Player Types, Play Styles, and Play Complexity: Updating the Entertainment Grid

Player Types, Play Styles, and Play Complexity: Updating the Entertainment Grid

Ricardo Javier Rademacher Mena (Futur-E-Scape, USA)
Copyright: © 2012 |Pages: 15
DOI: 10.4018/ijgbl.2012040105
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Abstract

In a previous work the author created the Education and Entertainment Grid by combining various taxonomies from the fields of play and learning. In this paper, a section of this grid known as the Entertainment Grid will be extended by including previously unused elements of Richard Bartle’s online player types and Robert Caillois’ play complexity. This Extended Entertainment Grid is then analyzed, revealing an interesting synergy between both men’s ideas. The main work of this paper, the Updated Entertainment Grid, is then created as a result of this analysis. This grid can be used by teachers as an interesting introduction and application of these taxonomies, by researchers interested in better understanding digital games and their players, and by designers interested in using the grid as part of their game design process.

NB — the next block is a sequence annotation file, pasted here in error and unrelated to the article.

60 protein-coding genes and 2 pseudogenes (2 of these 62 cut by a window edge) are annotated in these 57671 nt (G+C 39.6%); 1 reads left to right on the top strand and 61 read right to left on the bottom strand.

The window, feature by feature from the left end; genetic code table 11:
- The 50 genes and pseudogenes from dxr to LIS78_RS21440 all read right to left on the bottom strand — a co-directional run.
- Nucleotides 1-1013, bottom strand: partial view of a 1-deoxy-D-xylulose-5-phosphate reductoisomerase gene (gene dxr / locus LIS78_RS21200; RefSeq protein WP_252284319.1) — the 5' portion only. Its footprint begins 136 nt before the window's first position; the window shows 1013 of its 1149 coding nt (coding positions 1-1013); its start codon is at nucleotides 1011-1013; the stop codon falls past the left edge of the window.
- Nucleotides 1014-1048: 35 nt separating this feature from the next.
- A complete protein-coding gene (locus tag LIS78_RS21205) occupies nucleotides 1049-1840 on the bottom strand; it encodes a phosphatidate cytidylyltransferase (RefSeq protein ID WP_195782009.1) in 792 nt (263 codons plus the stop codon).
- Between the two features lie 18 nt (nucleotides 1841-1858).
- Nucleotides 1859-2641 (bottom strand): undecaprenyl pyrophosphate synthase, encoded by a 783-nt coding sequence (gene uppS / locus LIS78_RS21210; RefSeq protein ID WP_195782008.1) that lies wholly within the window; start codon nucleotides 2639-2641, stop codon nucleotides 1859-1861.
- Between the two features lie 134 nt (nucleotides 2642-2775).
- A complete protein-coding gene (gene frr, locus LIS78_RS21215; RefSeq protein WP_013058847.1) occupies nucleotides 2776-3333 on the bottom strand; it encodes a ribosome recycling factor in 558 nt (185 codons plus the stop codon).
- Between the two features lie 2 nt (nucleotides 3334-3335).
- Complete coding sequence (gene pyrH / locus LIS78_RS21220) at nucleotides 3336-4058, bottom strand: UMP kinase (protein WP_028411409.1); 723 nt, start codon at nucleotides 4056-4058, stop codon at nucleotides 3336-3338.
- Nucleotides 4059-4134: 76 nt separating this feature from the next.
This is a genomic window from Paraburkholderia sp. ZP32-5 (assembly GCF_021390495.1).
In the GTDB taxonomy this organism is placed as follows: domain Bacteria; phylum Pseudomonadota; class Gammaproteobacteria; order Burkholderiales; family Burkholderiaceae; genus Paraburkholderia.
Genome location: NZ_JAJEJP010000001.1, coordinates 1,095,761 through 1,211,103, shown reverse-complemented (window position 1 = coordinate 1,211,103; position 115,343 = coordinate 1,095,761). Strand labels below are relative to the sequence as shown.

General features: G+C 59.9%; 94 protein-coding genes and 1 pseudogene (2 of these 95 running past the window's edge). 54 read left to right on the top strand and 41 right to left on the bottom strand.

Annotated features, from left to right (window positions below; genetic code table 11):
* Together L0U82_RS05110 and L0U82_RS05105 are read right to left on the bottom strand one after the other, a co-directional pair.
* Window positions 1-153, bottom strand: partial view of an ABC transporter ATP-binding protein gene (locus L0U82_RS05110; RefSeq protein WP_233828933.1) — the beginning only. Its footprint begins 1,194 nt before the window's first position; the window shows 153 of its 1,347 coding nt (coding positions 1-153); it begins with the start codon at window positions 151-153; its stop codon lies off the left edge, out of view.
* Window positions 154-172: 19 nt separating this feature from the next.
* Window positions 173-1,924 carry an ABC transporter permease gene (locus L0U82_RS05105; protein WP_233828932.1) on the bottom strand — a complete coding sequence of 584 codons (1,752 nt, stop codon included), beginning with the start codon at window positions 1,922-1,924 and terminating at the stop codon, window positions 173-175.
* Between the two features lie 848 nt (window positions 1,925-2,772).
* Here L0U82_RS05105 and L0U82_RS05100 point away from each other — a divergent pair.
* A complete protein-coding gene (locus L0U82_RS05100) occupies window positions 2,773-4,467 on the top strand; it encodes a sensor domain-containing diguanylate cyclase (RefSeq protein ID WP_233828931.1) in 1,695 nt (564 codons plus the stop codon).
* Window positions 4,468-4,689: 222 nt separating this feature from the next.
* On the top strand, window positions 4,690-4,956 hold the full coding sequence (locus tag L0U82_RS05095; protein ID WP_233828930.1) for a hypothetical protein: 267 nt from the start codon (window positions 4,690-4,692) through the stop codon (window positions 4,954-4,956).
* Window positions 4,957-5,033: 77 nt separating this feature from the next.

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Richard Bartle’S Online Player Type Taxonomy

As a result of being co-creator of the world first Multi User Dungeon (MUD) as well as years of research on the subject of virtual worlds, Bartle (1996) created a set of two axes which he maintains reflect a wide spectrum of player motivations. In crossing these axes, four quadrants are created and a unique player type is associated with each quadrant. These crossed axes would provide what Bartle referred to as an interest graph whereupon a player would chart their preference on each axes independently and this would tell them with what type of player type they are most closely aligned. These player types have been the inspiration for many modern Massively Multiplayer Online Games (MMOGs) as well as a questionnaire known as The Bartle Test (Andreasen, 1996). This test assesses an individual’s predilection towards any one or many of the player type and, to date, has over 700,000 responses in its database.

The Interact/Act Axis

This axis represents the degree of interactivity that a player wishes to engage upon. On one side of the spectrum, there is the type of player who would rather Interact with other players or the world. On the other side of the spectrum, there are players who would rather just Act upon other players or the world. The basic motivation that this axis exposes is the difference between a player who wants to receive equal measures of action and reaction, cause and effect; and that of a player who is content with mere action and no reaction, cause without effect.

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